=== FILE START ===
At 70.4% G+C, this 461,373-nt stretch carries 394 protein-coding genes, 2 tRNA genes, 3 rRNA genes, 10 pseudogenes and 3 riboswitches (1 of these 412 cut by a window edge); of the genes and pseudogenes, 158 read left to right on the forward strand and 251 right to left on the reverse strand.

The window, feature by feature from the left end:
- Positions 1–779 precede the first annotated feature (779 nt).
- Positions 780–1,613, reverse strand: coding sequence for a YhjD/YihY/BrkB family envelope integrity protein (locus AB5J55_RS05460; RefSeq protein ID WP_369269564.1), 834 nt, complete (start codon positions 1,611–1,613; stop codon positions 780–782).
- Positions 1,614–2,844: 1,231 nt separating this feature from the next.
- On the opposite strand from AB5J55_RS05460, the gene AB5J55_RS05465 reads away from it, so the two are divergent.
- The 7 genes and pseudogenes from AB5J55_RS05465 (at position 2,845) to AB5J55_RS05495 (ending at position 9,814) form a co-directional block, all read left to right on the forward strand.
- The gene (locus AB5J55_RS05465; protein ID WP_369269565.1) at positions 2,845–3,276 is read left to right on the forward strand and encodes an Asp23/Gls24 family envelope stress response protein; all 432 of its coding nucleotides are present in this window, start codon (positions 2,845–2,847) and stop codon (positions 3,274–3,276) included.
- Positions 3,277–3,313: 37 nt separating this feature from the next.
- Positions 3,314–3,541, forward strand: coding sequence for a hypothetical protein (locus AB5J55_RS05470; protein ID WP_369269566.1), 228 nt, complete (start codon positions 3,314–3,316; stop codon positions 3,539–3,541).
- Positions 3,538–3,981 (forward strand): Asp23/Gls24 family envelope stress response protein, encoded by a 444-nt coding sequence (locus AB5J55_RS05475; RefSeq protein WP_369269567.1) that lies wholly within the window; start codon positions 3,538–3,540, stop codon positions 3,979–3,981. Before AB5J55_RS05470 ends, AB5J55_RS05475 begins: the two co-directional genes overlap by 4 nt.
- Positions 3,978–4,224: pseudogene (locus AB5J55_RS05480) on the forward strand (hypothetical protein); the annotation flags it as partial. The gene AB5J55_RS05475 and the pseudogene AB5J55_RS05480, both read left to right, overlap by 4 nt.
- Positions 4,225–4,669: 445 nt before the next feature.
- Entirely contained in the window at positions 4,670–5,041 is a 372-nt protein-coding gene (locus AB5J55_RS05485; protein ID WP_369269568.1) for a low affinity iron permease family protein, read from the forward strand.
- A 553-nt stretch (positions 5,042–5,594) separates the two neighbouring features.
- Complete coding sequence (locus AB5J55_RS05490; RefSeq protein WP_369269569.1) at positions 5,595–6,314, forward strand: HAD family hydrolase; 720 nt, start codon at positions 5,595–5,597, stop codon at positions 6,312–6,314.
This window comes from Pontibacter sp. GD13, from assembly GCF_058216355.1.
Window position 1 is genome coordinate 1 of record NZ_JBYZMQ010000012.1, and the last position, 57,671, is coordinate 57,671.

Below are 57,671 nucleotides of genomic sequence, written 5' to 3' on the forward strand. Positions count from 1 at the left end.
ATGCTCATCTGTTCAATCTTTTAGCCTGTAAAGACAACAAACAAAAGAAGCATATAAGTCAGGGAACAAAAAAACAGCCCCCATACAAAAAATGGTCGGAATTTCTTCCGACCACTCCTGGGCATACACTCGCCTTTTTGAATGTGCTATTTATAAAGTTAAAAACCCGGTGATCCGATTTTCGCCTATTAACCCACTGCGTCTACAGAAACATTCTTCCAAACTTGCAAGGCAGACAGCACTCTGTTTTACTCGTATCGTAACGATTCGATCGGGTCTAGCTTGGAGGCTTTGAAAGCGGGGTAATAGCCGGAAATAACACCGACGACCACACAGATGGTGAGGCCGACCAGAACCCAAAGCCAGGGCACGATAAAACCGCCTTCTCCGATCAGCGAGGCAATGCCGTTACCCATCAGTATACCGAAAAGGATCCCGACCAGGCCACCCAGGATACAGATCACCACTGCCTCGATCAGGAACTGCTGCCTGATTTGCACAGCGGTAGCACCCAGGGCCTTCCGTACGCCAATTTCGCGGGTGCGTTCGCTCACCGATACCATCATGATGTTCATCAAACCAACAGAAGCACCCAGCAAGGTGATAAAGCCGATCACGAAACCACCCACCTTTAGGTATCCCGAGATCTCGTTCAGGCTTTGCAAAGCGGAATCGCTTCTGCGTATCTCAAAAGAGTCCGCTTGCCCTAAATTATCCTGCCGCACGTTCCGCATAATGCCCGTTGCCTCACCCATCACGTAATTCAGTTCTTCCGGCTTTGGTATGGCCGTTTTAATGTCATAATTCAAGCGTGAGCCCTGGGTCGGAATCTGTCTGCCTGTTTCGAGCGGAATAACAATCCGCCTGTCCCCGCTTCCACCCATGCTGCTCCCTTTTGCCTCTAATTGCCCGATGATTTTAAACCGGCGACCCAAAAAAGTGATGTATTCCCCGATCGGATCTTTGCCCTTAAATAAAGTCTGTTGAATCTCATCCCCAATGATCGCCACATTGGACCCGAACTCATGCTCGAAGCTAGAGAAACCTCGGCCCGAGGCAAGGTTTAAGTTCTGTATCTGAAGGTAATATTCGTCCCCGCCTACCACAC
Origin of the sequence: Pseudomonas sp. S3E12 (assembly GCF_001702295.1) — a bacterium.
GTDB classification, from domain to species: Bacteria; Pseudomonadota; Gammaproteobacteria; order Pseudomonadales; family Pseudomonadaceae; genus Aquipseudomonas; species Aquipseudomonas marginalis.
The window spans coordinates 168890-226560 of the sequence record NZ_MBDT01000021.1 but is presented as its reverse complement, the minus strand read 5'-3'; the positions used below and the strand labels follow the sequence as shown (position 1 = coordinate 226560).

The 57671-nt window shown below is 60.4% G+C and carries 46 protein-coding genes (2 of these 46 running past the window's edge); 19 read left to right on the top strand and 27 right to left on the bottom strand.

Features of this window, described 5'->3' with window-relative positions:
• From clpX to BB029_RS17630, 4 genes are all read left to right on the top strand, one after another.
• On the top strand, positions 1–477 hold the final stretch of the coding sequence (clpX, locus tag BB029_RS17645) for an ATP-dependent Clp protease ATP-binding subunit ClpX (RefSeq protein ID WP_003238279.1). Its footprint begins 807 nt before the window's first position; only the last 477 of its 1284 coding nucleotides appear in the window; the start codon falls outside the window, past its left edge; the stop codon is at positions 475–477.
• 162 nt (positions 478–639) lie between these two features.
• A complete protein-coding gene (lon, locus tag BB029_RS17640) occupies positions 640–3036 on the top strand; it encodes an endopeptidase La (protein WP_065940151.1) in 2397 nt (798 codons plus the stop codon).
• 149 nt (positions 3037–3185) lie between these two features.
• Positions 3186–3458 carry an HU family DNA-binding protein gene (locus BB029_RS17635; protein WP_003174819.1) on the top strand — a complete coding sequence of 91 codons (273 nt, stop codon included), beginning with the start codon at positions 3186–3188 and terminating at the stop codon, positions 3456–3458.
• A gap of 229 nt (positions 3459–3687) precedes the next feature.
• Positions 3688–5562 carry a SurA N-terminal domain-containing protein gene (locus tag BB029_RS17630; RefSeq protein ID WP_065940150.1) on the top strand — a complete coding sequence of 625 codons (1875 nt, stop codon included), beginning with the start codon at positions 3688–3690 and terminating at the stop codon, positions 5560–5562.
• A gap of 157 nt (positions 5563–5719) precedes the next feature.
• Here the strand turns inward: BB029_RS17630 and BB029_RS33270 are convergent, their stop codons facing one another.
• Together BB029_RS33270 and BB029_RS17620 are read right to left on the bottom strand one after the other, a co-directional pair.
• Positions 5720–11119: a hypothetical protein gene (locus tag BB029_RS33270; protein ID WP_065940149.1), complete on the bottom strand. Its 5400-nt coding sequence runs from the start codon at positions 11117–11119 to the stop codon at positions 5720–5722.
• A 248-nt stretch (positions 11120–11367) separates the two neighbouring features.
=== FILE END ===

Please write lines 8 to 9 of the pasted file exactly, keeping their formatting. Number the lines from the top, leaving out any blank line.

- The gene (locus AB5J55_RS05465; protein ID WP_369269565.1) at positions 2,845–3,276 is read left to right on the forward strand and encodes an Asp23/Gls24 family envelope stress response protein; all 432 of its coding nucleotides are present in this window, start codon (positions 2,845–2,847) and stop codon (positions 3,274–3,276) included.
- Positions 3,277–3,313: 37 nt separating this feature from the next.